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Capital punishment is a legal penalty in Sri Lanka.[1]

However, there have been no executions since 23 June 1976, although death sentences were handed down continuously by the High and Supreme Courts for murder and drug trafficking convictions. The government decided to reinstate capital punishment in 2004 for cases of rape, drug trafficking and murder after the assassination of High Court judge Sarath Ambepitiya. Perjury that results in execution of an innocent person, treason, armed robbery, some military offences and certain crimes committed with the use of a gun (such as kidnapping, extortion, human trafficking, assault on a public servant) can also result in the death penalty.[2][1]


The death penalty has a long history in Sri Lanka. The British restricted the death penalty after they took control of the island in 1815 to the crimes of murder and "waging war against the King."

After independence, then Prime Minister S. W. R. D. Bandaranaike abolished capital punishment in 1956. However, it was quickly reintroduced after his assassination in 1959. Opposition to the death penalty started to become increasingly widespread and the United National Party government modified the use of it in its 1978 rewrite of the constitution. Under the new arrangement, death sentences could only be carried out if authorised by the trial judge, the Attorney General and the Minister of Justice. If there was no agreement, the sentence was to be commuted to life imprisonment. The sentence was also to be ratified by the President. This clause effectively ended executions. The last execution in Sri Lanka took place in 1976.

In March 1999, after spurts of violence near the end of her first term in office, Chandrika Kumaratunga stated that the government would be reintroducing the death penalty. However, she was forced to back down in the face of overwhelming public protest. The issue hung in the balance, with all death sentences from then on being neither commuted to life nor carried out.[3] After discussions were held regarding the matter, the motion that commuted all death sentences to life in prison was revoked in January 2001.

On 19 November 2004, High Court Judge Sarath Ambepitiya was gunned down as he arrived home from work. He had a reputation for handing out tough sentences. The assassination immediately prompted Kumaratunga to effectively reinstate capital punishment.

With the end of the Sri Lankan Civil War the country saw a sharp rise in child abuse, rape, murder and drug trafficking, prompting some lawyers and politicians to call for the reinstatement of the death penalty. Newly elected President Maithripala Sirisena, in 2015, said he supports a dialogue on the introduction of the death penalty should it be approved by Parliament. The statement coming after a series of high-profile incidents of rape, killing and sexual abuse.[4]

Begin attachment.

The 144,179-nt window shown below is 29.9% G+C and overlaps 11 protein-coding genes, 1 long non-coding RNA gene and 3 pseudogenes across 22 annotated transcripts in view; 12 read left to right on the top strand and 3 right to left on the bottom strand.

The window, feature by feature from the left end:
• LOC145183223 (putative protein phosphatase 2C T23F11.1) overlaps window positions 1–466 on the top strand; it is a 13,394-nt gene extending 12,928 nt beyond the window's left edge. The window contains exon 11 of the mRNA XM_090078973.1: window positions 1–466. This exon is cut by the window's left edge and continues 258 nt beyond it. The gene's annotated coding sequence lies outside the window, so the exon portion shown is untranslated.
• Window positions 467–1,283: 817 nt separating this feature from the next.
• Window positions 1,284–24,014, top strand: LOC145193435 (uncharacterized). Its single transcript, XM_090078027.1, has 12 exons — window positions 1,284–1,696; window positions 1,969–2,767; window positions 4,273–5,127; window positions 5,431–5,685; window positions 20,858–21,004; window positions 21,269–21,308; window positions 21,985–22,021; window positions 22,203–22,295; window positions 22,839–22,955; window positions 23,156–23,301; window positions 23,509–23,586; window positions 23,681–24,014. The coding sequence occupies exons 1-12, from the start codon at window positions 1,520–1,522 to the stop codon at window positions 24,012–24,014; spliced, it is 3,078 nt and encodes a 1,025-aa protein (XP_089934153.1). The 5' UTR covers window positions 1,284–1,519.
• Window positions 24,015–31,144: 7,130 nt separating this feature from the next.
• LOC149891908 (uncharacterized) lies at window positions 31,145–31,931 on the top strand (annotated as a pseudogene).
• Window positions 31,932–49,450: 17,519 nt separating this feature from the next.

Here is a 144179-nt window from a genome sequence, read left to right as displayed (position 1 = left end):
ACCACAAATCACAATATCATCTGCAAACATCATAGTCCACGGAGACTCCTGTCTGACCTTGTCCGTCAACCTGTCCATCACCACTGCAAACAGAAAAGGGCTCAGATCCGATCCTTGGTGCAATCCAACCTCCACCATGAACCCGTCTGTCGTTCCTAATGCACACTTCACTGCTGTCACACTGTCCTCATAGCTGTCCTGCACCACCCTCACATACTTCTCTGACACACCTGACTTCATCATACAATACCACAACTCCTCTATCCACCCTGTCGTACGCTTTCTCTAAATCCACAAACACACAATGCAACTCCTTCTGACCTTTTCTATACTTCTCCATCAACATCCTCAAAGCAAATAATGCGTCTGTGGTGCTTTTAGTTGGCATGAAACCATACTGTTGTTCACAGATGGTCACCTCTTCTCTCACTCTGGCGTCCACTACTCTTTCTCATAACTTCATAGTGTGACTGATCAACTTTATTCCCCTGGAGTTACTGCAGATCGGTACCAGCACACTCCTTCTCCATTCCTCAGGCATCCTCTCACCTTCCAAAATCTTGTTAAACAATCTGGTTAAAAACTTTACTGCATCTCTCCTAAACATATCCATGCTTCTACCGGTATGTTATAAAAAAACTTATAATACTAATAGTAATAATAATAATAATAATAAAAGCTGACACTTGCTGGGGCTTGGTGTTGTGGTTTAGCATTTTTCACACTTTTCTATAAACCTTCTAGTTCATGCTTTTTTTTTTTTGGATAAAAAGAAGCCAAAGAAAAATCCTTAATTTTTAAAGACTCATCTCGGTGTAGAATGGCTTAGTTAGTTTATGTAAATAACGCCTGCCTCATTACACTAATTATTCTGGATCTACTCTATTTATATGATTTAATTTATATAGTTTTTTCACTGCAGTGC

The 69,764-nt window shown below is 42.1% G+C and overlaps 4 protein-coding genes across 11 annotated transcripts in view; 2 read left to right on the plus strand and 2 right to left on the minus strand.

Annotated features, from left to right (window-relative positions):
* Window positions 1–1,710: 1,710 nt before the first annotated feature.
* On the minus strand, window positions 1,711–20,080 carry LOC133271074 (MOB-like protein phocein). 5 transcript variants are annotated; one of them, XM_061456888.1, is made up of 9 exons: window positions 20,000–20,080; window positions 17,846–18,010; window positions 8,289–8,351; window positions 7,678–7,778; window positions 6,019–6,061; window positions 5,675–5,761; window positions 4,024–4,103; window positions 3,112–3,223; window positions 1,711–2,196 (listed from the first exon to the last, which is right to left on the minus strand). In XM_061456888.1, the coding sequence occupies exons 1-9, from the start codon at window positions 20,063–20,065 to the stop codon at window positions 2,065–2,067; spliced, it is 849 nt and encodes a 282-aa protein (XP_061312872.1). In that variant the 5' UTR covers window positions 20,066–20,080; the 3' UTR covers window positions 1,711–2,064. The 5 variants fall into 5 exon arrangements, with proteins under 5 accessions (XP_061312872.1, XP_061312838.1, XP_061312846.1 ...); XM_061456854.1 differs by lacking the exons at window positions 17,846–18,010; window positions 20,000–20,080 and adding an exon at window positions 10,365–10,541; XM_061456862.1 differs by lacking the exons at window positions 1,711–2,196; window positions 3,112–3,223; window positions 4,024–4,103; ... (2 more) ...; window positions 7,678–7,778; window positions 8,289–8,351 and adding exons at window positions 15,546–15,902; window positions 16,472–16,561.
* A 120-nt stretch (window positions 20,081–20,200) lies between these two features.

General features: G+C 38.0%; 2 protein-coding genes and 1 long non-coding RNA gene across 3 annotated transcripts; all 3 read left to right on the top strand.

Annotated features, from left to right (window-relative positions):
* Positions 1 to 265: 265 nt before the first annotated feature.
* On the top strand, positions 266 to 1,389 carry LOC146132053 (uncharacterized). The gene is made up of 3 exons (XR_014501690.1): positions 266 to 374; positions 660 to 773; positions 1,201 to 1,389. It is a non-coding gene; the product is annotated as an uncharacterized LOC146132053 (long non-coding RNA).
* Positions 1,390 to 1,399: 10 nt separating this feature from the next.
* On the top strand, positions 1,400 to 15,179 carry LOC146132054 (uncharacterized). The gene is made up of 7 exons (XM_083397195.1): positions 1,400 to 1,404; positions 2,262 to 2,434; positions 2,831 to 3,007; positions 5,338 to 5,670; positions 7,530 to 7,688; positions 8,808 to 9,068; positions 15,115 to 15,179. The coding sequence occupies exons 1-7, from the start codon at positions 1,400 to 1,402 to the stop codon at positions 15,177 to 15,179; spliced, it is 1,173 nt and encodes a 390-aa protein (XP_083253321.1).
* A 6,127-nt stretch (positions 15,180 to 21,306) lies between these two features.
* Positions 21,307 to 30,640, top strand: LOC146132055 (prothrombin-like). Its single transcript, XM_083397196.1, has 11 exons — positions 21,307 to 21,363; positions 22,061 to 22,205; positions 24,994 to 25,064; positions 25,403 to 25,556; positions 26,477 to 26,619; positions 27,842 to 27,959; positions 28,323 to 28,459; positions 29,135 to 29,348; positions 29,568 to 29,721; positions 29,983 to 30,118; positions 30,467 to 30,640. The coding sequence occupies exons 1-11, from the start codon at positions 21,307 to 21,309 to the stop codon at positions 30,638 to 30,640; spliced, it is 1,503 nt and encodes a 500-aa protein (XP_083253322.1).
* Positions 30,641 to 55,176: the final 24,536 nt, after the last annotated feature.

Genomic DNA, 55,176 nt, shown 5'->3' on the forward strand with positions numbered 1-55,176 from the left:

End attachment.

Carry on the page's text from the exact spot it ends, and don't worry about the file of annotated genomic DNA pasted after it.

The death penalty, if put into action, would be carried out by hanging at the gallows situated in Colombo. As of 2015, there are 1,116 convicts on death row.[3][4]

In 2018, it was reported that Sri Lanka was going to reinstate capital punishment for drug dealers. President Maithripala Sirisena told the government, which earlier had unanimously backed the reinstatement of capital punishment, that he “was ready to sign the death warrants”.[citation needed] In February 2019, he told parliament that the death penalty for convicted drug offenders would be reinstated within two months.[5] On 26 June, President Maithripala Sirisena signed death warrants with the execution dates for four convicts with drug-related offences, the first time that executions were ordered in 43 years.[6] According to the president's office, the executions are meant to be a powerful message to those involved in drug trafficking.[7] In June 2019, the first two hangmen in 43 years were hired.[8] The country's president has also demanded the capital punishment for those responsible of the Easter Sunday attacks in the country.

Notable cases

See also


  1. ^ a b "The Death Penalty in Sri Lanka". Death penalty worldwide. Archived from the original on 1 April 2019. Retrieved 1 September 2017.
  2. ^ "The Death Penalty in Sri Lanka". Death Penalty Worldwide. Archived from the original on 1 April 2019. Retrieved 12 August 2017.
  3. ^ a b "With no one to execute, Sri Lanka's new hangmen to do light administrative work for now". South China Morning Post. 14 October 2015. Retrieved 20 October 2015.
  4. ^ a b "Sri Lanka hires new hangmen for 'light administrative duty'". BBC News. BBC. 14 October 2015. Retrieved 20 October 2015.
  5. ^ Helen Regan (13 February 2019). "Sri Lanka advertising for executioners". CNN. Retrieved 17 February 2019.
  6. ^ Guardian Staff (26 June 2019). "Sri Lanka planning executions after 43-year moratorium". The Guardian. ISSN 0261-3077. Retrieved 26 June 2019.
  7. ^ "Sri Lanka president signs death warrants for four drug convicts to end 43-year moratorium". CNA. Archived from the original on 26 June 2019. Retrieved 26 June 2019.
  8. ^ "Sri Lanka hires first two hangmen in 43 years - BBC News". BBC News. 29 June 2019.
  9. ^ Ranasinghe, Anne (3 May 2003). "A case against the noose". Archived from the original on 30 September 2007. Retrieved 3 June 2018.
  10. ^ "1962: Talduwe Somarama, Ceylon assassin". Retrieved 2 June 2018.